The U.S. Court of Appeals for the District of Columbia denied a rehearing on the EPA decision that put fuels with a 15% ethanol concentration, known as E15, on the market.
The development is a win for the biofuels industry that is fighting to protect the mandate, but a setback for the oil and gas industry that opposes the use of E15.
While EPA has said cars made in 2001 or later can safely use E15, the oil-and-gas industry challenges it will harm them and could void warranties.
"We remain concerned that EPA’s partial waiver will result in significant misfueling and will harm consumers. EPA has authorized the sale of an ethanol blend that virtually every automobile manufacturer has warned will damage existing vehicles," Rich Moskowitz, general counsel with the American Fuel and Petrochemical Manufacturers, said in a statement.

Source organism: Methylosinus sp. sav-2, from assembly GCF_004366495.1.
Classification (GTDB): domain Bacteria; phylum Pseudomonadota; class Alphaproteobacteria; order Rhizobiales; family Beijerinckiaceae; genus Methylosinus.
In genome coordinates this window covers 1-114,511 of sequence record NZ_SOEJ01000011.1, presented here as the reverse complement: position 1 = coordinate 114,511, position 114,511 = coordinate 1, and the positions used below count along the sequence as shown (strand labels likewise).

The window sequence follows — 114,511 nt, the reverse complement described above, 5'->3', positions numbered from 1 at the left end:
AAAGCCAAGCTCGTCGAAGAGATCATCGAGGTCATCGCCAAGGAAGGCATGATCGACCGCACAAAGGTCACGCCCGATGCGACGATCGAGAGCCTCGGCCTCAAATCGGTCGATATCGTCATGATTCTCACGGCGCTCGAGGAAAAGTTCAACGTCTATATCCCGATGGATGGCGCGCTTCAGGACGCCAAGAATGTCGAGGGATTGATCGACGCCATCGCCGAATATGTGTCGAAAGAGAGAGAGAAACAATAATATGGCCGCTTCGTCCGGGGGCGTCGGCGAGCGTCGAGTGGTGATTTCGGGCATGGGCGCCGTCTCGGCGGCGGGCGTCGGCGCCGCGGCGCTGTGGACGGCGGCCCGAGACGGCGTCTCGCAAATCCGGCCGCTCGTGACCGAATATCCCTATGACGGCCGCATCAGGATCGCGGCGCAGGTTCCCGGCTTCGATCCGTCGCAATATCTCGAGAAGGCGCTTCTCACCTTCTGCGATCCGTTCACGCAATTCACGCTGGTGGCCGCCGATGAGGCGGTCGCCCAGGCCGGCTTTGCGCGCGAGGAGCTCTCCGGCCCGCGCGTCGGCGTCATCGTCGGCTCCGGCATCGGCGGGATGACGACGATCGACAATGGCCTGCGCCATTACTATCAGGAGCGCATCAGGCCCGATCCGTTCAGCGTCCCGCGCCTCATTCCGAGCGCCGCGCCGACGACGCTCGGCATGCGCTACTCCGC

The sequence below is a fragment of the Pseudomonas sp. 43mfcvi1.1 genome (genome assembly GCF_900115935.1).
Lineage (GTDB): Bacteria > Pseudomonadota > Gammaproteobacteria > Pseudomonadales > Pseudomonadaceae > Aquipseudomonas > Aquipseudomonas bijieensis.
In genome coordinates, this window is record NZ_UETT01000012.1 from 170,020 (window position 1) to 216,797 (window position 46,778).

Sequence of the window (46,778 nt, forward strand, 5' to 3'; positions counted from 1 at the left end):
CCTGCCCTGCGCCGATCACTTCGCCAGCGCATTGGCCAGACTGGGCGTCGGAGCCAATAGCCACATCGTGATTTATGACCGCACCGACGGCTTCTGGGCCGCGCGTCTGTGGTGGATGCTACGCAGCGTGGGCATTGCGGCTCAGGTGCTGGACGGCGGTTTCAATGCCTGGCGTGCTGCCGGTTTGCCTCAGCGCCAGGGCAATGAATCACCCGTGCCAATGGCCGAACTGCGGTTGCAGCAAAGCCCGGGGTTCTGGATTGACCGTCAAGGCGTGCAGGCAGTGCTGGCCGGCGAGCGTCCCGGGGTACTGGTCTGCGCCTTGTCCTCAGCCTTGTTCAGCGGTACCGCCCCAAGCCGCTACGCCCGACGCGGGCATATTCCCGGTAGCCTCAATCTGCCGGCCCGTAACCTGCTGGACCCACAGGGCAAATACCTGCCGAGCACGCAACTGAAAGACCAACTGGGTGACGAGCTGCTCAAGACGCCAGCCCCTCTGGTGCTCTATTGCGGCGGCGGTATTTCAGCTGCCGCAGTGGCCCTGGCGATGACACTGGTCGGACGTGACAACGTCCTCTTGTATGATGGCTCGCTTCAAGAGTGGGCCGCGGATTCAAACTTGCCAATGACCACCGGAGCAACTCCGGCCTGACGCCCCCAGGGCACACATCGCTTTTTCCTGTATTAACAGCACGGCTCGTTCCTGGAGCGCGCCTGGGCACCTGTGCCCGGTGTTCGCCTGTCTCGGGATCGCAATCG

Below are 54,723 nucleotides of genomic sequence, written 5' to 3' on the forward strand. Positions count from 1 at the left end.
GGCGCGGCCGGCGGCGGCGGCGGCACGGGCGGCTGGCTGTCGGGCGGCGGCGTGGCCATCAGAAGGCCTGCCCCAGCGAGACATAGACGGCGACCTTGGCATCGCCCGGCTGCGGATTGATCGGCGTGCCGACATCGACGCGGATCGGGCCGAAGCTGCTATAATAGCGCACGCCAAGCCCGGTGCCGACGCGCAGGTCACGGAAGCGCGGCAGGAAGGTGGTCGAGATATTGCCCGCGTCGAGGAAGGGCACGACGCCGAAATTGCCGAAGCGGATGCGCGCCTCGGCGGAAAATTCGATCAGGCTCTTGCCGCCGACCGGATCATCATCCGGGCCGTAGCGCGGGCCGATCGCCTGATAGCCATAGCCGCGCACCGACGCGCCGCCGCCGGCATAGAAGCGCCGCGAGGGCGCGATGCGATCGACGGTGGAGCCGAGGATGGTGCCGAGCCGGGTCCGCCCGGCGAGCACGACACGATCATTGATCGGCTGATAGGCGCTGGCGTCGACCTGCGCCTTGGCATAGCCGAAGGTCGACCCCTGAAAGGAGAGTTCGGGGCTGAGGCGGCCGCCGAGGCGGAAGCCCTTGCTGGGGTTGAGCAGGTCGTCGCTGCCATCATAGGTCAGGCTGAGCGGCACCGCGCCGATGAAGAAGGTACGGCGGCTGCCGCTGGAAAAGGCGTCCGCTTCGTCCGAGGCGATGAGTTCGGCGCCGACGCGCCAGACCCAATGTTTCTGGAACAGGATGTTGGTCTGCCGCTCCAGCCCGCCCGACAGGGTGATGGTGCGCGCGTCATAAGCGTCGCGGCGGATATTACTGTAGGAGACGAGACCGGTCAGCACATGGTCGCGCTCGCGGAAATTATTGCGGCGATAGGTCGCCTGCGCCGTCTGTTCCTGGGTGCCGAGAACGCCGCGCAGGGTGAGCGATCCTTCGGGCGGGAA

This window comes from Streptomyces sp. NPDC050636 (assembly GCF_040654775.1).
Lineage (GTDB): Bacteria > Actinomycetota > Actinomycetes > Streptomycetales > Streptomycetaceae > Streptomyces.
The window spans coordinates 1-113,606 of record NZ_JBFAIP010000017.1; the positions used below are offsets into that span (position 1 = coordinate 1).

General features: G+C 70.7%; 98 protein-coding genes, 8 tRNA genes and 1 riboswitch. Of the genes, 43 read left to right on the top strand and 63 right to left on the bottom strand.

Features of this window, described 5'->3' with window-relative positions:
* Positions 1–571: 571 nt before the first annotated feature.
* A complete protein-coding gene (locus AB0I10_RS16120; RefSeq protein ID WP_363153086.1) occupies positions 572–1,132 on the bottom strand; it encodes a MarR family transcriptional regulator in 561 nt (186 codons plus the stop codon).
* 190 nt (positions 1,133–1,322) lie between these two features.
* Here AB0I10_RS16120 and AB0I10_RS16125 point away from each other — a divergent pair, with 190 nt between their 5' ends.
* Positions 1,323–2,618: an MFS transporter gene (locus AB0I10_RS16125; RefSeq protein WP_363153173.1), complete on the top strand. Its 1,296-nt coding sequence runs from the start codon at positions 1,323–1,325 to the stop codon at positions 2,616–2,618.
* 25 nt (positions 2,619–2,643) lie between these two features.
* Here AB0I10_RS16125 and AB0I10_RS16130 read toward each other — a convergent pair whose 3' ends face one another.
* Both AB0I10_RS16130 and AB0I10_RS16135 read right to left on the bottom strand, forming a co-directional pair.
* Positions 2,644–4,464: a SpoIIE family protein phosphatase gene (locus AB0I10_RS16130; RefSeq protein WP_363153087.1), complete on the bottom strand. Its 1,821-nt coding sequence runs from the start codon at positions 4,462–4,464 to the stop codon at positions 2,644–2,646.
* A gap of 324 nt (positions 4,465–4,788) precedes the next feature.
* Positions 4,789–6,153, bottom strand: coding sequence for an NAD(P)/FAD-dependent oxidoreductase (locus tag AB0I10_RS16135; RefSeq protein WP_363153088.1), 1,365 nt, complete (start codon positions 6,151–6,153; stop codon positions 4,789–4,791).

The same concerns have been expressed by the Outdoor Power Equipment Institue (OPEI) regarding outdoor power equipment. OPEI president and CEO, Kris Kiser, shared that the challenge was denied because the inability to show specific harm as a result of the EPA’s decision, illustrated a lack of "standing".
"It is regrettable that the court is insisting to see personal or economic injury before they can take action.Our interest is to protect the consumer; we’re trying to prevent the harm from happening in the first place,” says Kiser.
“Now, we will reconsider moving forward on a mis-fueling rule challenge concerning EPA’s wholly inadequate solution to avoid mis-fueling, which consists of a small 3x3 gas pump label," Kiser adds. "EPA denied our petition to have an E10 legacy fuel for the marketplace; we remain adamant that an E10 fuel stay in the marketplace for all products not approved for E15 use.”